​Entrepreneurial Principles for a Digital World

2nd January 2018

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Anwar Jumabhoy, Senior Consultant, Cegos Asia Pacific & Co-author: 9 Entrepreneurisms: Management Practice for a VUCA World

By Link to Leaders on 28 December 2017

Anwar Jumabhoy will be attending at the Cegos Asia Pacific, Annual Industry Event on March 23, 2018.

Anwar has over 30 years of senior management experience across a range of industries, from shipbuilding, fast-food, technology, venture capital, and hospitality. His articles have appeared in publications of the Malaysian Institute of Management, Canadian Institute of Management, Edge Weekly and the online publication, Digital News Asia. Anwar is co-author of 9 Entrepreneurisms: Management Practice for a VUCA World. In addition to consulting and coaching, Anwar is a Mentor with Malaysian Global Innovation & Creativity Centre and sits on the Industry Advisory Panel of the Taylor’s Schools’ of Business and Hospitality.

Entrepreneurial Principles for a Digital World

Entrepreneurship is present at the start of a business but as companies grow they seem to forget their entrepreneurial roots and look to other management practices. Large companies have grown through their quest for scale, power and wealth. This meant more capital, more workers, more systems, which were well suited for a time in the past – they were in a chase for physical assets. That was before the digital world, which possibly began with Microsoft, a company that has made an impressive transition from a packaged software company – you had to get everything done, checked, boxed and ready to ship out on a disk – to a company that has embraced the internet and now is able to fix products after they are shipped. Something the industry learned from Steve Jobs?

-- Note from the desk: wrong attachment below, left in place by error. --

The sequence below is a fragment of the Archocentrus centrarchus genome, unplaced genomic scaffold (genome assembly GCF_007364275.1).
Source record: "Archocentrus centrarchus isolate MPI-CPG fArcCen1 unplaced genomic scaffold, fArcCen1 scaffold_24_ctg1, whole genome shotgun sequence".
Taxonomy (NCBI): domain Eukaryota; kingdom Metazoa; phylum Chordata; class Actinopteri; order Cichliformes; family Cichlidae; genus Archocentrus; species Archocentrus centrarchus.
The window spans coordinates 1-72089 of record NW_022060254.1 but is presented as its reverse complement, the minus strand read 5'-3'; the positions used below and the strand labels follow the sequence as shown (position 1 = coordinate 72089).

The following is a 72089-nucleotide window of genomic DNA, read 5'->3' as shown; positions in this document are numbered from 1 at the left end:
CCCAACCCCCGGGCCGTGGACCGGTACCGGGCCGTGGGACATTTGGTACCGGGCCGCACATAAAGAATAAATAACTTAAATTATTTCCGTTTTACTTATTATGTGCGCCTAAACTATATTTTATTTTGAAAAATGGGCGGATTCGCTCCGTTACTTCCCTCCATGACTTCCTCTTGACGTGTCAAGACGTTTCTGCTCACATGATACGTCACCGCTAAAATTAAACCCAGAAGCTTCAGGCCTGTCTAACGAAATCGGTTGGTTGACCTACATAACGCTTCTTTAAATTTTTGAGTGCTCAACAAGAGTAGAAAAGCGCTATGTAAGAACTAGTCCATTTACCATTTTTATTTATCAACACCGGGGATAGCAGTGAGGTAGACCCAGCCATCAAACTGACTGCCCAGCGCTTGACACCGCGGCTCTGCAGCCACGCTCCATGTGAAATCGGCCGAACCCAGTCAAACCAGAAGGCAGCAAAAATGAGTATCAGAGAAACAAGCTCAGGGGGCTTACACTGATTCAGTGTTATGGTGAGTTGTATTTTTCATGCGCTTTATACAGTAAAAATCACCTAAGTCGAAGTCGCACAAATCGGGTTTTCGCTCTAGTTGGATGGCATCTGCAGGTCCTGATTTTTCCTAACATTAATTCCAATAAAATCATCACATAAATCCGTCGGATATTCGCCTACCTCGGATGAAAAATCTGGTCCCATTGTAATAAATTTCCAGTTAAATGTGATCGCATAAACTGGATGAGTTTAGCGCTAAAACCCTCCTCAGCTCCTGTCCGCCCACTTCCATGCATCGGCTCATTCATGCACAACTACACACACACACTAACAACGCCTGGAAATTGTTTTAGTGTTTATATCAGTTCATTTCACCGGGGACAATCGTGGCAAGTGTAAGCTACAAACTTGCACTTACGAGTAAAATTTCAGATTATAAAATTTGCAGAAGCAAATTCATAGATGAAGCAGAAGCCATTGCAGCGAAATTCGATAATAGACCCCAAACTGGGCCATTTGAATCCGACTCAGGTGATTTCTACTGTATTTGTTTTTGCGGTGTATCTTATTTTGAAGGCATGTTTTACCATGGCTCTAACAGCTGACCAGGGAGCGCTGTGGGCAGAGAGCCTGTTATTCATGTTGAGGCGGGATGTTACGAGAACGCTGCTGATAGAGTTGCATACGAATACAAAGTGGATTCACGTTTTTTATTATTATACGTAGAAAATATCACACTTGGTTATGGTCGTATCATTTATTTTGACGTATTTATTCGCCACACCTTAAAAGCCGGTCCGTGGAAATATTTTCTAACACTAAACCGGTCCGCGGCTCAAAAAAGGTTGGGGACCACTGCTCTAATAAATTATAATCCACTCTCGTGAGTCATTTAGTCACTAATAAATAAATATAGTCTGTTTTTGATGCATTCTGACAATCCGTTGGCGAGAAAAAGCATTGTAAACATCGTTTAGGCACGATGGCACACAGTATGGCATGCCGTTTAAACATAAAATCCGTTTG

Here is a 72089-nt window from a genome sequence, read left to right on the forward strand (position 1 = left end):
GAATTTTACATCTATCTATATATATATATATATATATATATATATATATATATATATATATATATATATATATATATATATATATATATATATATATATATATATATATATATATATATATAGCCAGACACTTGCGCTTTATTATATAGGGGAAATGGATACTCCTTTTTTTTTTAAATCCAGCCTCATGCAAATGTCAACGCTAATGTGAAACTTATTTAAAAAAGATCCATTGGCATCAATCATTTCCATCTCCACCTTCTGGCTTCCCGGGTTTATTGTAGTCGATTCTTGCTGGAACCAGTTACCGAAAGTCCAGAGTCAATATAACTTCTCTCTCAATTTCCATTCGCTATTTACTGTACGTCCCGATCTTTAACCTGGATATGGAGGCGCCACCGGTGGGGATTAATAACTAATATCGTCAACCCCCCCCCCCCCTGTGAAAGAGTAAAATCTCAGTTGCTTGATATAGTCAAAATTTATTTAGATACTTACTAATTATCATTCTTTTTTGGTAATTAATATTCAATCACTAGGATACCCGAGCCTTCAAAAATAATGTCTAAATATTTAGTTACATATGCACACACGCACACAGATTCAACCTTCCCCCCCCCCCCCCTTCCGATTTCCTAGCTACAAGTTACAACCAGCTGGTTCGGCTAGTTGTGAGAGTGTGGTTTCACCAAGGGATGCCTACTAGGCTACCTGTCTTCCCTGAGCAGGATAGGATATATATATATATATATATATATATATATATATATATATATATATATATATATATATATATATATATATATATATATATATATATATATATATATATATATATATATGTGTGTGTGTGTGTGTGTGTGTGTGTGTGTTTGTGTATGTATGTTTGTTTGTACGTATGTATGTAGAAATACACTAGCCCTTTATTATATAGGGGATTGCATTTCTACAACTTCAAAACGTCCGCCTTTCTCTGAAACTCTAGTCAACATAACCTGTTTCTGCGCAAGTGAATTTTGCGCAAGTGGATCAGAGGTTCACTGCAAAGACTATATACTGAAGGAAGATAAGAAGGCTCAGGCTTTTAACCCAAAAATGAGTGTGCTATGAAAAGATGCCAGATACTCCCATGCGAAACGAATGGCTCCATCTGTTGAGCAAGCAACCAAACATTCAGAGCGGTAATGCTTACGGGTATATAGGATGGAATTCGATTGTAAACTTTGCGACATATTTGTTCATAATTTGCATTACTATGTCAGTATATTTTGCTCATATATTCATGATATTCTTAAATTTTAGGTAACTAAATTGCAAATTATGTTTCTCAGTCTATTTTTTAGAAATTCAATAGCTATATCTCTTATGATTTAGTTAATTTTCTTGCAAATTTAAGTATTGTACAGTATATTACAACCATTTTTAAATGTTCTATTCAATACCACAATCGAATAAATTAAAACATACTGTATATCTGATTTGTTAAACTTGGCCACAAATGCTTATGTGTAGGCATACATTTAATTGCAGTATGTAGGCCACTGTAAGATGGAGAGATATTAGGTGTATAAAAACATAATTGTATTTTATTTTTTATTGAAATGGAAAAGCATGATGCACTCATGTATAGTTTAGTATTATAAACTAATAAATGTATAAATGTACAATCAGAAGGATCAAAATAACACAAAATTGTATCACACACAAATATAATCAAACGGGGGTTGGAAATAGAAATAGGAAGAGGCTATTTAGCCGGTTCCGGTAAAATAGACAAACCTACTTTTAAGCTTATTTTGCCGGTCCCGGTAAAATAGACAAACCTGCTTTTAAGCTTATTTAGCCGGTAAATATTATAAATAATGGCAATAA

Apple founded in 1976, a year after Microsoft, was a defining moment for the world. Then Yahoo, Netscape, Amazon, and Google happened. Then Facebook, Uber, and Airbnb. . . the digital world erupted and the rules of the game changed. Old rules were not suited for a Volatile, Uncertain, Complex and Ambiguous (VUCA) world. Anyway, the new companies didn’t care about the rules of management, they had an objective in site and did whatever it took to get there.

These upstarts led by entrepreneurs without formal education were taking out the incumbents. As a result of this corporations dived into entrepreneurship; corporate entrepreneurship, intrapreneurship, etc. All good initiatives for new product or service offerings, but not suited at reforming management practices. In a sense, entrepreneurship was “hijacked” by start-ups and companies only allowed it in through very limited initiatives.

Today companies spend millions on leadership development, yet these leaders struggle to effect change. Why? There is one fatal flaw in the process – individual leaders rarely have the authority to make necessary changes even within the departments they lead, much less make the organization-wide changes required.

What if entrepreneurship can be a management practice? That is what we are proposing and we urge companies to adopt these practices so they can face a digital world with confidence. Else their story will be similar to that of Kodak and Nokia. Why? Well if you don’t build entrepreneurship into your company you become bureaucratic, slow in reacting to competition, risk poor consumer sentiment and your margins will shrink. Your organization will have silos, communication becomes an issue and no one will challenge the “Custodians of Procedure”. To top it all, you will struggle to attract top talent because they now have the option to join a start-up and compete with your company!

Changes are necessary and this book argues why the way companies operate or manage needs to change. We identify nine specific characteristics that successful entrepreneurs possess; Self-efficacy, Risk-Taking, Passion, Innovation, Opportunism, Learning, Realism, Persuasiveness, and Execution.

People, the central pivot of any business, need to exhibit these behaviors so that an entrepreneurial culture is embedded in the organization. Remember; “Entrepreneurs are not different people, they just do things differently” and therefore it is something that can be learned.

 

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